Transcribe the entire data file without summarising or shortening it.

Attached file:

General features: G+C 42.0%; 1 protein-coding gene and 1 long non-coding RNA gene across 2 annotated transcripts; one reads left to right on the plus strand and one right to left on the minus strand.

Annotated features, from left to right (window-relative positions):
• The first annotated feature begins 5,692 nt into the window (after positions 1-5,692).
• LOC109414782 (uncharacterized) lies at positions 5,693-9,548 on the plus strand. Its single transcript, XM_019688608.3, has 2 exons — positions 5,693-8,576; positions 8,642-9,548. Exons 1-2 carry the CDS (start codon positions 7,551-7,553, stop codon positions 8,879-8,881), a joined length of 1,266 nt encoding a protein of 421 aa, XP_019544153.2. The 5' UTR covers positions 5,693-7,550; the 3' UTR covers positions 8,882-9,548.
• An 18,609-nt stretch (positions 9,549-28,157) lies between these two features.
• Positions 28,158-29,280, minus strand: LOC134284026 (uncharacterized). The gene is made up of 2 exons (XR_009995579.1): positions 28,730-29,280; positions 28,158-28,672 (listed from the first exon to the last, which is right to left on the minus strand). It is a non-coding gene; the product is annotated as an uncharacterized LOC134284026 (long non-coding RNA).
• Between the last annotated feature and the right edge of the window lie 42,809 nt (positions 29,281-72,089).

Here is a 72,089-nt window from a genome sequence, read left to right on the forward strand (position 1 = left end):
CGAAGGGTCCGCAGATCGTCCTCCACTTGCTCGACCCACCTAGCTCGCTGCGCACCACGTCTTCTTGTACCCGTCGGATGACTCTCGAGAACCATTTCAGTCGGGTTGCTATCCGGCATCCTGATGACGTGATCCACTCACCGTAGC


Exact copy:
General features: G+C 42.0%; 1 protein-coding gene and 1 long non-coding RNA gene across 2 annotated transcripts; one reads left to right on the plus strand and one right to left on the minus strand.

Annotated features, from left to right (window-relative positions):
• The first annotated feature begins 5,692 nt into the window (after positions 1-5,692).
• LOC109414782 (uncharacterized) lies at positions 5,693-9,548 on the plus strand. Its single transcript, XM_019688608.3, has 2 exons — positions 5,693-8,576; positions 8,642-9,548. Exons 1-2 carry the CDS (start codon positions 7,551-7,553, stop codon positions 8,879-8,881), a joined length of 1,266 nt encoding a protein of 421 aa, XP_019544153.2. The 5' UTR covers positions 5,693-7,550; the 3' UTR covers positions 8,882-9,548.
• An 18,609-nt stretch (positions 9,549-28,157) lies between these two features.
• Positions 28,158-29,280, minus strand: LOC134284026 (uncharacterized). The gene is made up of 2 exons (XR_009995579.1): positions 28,730-29,280; positions 28,158-28,672 (listed from the first exon to the last, which is right to left on the minus strand). It is a non-coding gene; the product is annotated as an uncharacterized LOC134284026 (long non-coding RNA).
• Between the last annotated feature and the right edge of the window lie 42,809 nt (positions 29,281-72,089).

Here is a 72,089-nt window from a genome sequence, read left to right on the forward strand (position 1 = left end):
CGAAGGGTCCGCAGATCGTCCTCCACTTGCTCGACCCACCTAGCTCGCTGCGCACCACGTCTTCTTGTACCCGTCGGATGACTCTCGAGAACCATTTCAGTCGGGTTGCTATCCGGCATCCTGATGACGTGATCCACTCACCGTAGC